Founder of Health Rising and Phoenix Rising
This is the first of three blogs looking at major NIH projects which, while not being aimed at fibromyalgia or chronic fatigue syndrome (ME/CFS), could profoundly affect how they are understood and treated.
The NIH's Stimulating Peripheral Activity to Relieve Conditions (SPARC) is exploring an entirely new way of treating disease. It proposes to tweak the electrical circuits (nerves) in our bodies to return people to health.
Nobody knows if the self-proclaimed "high-risk" project will be successful, but if it is it could usher in a new, side-effect free way of treating illnesses that could put drugs to shame.
The peripheral nervous system is stunningly complex but the general idea is not. It simply consists of using some sort of generator to send electrical impulses down a nerve, causing it to fire. The crude technology used today employs a kind of scattershot approach which ends up activating bunches of nerves.
The "Electroceutical" Revolution?
But with better nerve maps and more refined tools it should be possible to activate just the right fibers in the right nerves to, say, stop some inflammatory processes in their tracks. Or to tweak nerves to fix gut problems, reduce pain, reverse heart failure, or treat diabetes. These are just a few of the possibilities proponents of the electroceutical revolution can envision.
These electroceuticals are either placed on the skin or are surgically implanted where they emit electrical impulses that either fire up or silence nerves. They need not be near the organ of interest at all; one device for patients with bladder problems is placed on the soles of their feet.
“... a unique program management structure.. allows SPARC to swiftly adopt new breakthroughs and emerging technologies, and nimbly incorporate ideas and expertise. These awards have the potential to catalyze next-generation neuromodulation therapies that could bring improved specificity for patients over both drug therapies and previous-generation devices.” SPARC Program Manager Gene Civillico, Ph.D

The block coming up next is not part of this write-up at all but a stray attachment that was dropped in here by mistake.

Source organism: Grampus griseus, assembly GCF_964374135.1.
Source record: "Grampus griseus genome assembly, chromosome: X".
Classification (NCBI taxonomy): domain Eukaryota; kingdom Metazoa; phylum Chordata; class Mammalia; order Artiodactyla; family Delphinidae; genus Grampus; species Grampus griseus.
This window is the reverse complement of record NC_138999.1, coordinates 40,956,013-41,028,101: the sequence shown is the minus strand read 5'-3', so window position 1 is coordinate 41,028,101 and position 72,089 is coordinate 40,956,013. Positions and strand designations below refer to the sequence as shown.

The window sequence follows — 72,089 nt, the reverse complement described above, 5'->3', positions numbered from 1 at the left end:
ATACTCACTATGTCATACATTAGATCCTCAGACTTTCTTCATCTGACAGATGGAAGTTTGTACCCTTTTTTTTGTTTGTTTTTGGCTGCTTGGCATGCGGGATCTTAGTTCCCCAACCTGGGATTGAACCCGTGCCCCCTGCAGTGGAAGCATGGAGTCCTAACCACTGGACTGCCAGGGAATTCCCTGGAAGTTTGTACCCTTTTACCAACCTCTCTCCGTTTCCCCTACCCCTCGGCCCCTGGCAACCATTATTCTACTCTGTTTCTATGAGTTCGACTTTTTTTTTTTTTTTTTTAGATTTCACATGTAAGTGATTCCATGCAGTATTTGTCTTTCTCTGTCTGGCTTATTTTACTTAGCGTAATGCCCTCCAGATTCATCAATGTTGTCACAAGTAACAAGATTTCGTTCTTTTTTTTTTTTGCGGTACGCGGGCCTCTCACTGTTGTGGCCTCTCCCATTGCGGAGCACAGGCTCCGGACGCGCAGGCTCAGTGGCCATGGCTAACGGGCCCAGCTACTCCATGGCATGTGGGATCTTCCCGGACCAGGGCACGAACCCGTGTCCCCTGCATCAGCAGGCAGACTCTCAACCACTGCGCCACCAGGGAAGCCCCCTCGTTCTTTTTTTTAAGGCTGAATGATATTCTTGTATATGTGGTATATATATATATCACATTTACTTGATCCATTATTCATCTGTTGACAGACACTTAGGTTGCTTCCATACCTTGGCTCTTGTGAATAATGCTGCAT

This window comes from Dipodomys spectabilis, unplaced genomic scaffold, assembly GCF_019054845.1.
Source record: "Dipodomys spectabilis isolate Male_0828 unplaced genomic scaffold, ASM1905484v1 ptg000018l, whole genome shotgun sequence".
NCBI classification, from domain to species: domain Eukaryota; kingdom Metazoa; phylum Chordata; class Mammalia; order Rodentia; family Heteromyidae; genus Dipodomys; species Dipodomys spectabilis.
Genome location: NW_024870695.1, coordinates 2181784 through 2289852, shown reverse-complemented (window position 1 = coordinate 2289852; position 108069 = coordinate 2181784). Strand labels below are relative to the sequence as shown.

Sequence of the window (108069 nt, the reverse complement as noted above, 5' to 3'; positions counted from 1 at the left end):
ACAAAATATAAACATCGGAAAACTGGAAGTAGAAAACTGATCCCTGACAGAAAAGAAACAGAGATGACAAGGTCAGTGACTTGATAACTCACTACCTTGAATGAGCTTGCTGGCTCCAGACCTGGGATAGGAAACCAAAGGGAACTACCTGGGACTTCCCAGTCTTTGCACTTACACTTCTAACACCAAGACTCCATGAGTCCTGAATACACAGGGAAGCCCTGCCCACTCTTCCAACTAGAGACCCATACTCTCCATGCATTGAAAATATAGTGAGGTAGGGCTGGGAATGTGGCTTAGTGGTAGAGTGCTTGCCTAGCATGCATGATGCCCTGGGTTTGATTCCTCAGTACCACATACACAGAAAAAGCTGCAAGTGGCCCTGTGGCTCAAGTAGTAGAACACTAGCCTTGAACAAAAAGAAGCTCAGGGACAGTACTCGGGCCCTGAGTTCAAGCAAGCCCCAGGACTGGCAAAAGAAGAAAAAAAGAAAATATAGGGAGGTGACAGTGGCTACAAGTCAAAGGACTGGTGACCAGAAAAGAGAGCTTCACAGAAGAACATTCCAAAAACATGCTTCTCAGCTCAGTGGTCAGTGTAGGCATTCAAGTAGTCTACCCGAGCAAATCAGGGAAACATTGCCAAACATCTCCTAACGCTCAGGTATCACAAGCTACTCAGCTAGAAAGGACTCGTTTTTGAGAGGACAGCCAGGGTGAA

DARPA - the Department of Defense's Defense Advanced Research Projects Agency - calls these technologies disruptive and they are. We rely on drugs for most treatments but drugs are often slow to work, expensive, and because they are imprecise in their effects, often cause multiple side-effects.
Because electroceuticals could, by turning on or off nerves that control how our bodies work, potentially be able to precisely target damaged areas, they may be more effective than drugs and virtually side-effect free.
An Organized Approach
Instead of letting the field develop on its own in a haphazard manner, SPARC is taking it on in an organized manner. First they're focusing on precisely mapping the nerves in the body and understanding their function. As they're doing that they'll be collaborating with companies which will be building the better tools of the future. The private sector and academia are collaborating on projects as well.
This is the kind of work that only a research funder with the clout and funding capability of the NIH has the capability of doing.
SPARC provided $20 million to 27 research projects in 2016 and aims to boost that to $250 million over the next six years, but that may end up being just a drop in the electroceutical bucket. In “A Spark in the Periphery” Emily Walz reported that GlaxoSmithKline and Verily Life Sciences (formerly Google Life Sciences) are pumping more than $700 million into a company, Galvani Bioelectronics, that will develop miniaturized electronic devices for peripheral nerve stimulation.
DARPA, the Defense Advanced Research Projects Agency, is getting into the act as well, devoting $90 million into the hunt for better electroceuticals. Plus it has its ‘Targeted Neuroplasticity Training’ program — to explore how to stimulate peripheral nerves to improve how the brain learns. Its goal is to speed up the time needed to train defense personnel but the technologies it produces could surely help to enhance cognition in disease states as well.
Plus, two large centers focused entirely on bioelectronics at the Karolinska Institute in Sweden, and the Feinstein Institute in New York, are being built. One estimate suggests the electroceutical market (which includes brain stimulation) will be worth $25 billion by 2021.